Author ORCID Identifier


Date of Graduation


Document Type

Dissertation (PhD)

Program Affiliation

Genetics and Epigenetics

Degree Name

Doctor of Philosophy (PhD)

Advisor/Committee Chair

Mark T. Bedford; PhD

Committee Member

David G. Johnson, PhD

Committee Member

Manu M. Sebastian, DVM, PhD

Committee Member

Min Gyu Lee, PhD

Committee Member

Taiping Chen, PhD

Committee Member

Laura Beretta, PhD


Arginine methylation is an essential post-translational modification (PTM) in cells. Protein arginine methyltransferase 5 (PRMT5) is the primary enzyme that catalyzes symmetric dimethyl arginine (SDMA) and requires methylosome protein 50 (MEP50) for stability and enzymatic activity which are necessary for life and development. Effector proteins bind different types of PTM’s to facilitate signaling. Staphylococcal nuclease Tudor domain containing 1 (SND1) is an effector that specifically binds SDMA via its single C-terminal Tudor domain. Both SND1 and PRMT5 have been implicated in hepatocellular carcinoma (HCC). SND1 has been confirmed as a driver of HCC using genetically engineered mouse models (GEMMs), though, it remains unknown if loss of SND1 or its methyl reading ability can protect against HCC formation. PRMT5 has been reported as upregulated in many cancers and may predispose hepatocytes to develop HCC. However, it remains to be determined if Prmt5 overexpression (OE) alone is sufficient to drive HCC. This work utilizes three new GEMMs, namely a Snd1 KO, Snd1 Tudor domain mutant (KI), and tissue specific Prmt5 OE mouse, to answer these key questions: 1) Does loss of SND1 or its methyl binding ability impact tumorigenesis? and 2) Does Prmt5 OE predispose mice to develop HCC? We characterize and validate each of these GEMMs and use a high penetrance HCC assay to determine the role of this effector/writer pair to begin answering these questions. First, the Snd1 KO and KI mice reveal a Tudor domain independent “small” phenotype and reveal distinct transcriptional control by SND1 and its Tudor domain. Snd1 KO and KI mice are further hepatoprotected against carcinogen-induced HCC. Next, Prmt5 OE mice reveal important insight into PRMT5 biology and suggest that elevated PRMT5 levels do not correlate with elevated SDMA levels. Carcinogenesis studies using two cancer-inducing models further strengthen our understanding of these processes. This work provides important information about the SND1/PRMT5 axis in liver cancer and how this axis may be a viable target for treating HCC.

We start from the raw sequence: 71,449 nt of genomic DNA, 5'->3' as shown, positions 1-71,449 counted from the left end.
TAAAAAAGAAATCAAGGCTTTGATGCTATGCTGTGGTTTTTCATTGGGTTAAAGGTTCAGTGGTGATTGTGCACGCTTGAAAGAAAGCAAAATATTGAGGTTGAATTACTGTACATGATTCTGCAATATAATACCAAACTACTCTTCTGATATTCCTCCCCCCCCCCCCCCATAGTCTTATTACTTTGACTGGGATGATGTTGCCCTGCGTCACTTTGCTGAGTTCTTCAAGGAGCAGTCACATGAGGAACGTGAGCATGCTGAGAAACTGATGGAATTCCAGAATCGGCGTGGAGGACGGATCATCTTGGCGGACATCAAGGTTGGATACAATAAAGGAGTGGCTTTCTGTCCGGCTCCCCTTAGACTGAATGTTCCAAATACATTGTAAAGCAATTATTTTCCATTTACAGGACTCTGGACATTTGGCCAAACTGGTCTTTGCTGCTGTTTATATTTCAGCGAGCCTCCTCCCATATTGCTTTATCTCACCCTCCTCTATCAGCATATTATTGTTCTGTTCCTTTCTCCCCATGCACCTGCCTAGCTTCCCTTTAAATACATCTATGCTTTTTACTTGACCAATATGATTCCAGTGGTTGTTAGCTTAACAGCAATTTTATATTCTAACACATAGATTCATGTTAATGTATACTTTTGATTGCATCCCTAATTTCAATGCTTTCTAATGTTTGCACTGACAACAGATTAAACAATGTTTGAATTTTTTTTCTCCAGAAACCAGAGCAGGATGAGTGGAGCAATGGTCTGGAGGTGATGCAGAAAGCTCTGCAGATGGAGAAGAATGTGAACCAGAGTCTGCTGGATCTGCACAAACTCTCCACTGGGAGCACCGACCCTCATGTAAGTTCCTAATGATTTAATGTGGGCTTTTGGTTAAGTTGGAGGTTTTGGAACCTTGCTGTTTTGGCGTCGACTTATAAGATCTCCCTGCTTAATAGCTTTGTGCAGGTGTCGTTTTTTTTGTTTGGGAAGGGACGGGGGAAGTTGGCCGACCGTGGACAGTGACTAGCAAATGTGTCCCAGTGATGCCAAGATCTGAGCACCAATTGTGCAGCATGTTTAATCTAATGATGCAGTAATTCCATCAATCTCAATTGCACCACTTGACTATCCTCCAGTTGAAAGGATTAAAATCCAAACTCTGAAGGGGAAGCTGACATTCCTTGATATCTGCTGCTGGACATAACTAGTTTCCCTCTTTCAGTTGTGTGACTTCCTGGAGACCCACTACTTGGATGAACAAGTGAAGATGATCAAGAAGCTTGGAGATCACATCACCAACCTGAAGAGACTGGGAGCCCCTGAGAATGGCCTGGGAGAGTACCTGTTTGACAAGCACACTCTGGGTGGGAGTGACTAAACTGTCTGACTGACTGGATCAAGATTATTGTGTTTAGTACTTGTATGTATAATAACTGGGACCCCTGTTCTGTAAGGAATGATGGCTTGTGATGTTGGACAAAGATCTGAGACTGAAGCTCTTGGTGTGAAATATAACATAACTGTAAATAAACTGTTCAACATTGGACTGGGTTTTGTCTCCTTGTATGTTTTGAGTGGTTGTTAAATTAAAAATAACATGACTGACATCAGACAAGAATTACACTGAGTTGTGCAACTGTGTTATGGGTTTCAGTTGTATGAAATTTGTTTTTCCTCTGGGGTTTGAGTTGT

Hepatocellular Carcinoma, PRMT5, Arginine methylation, SND1, HCC, reader, writer, epigenetics



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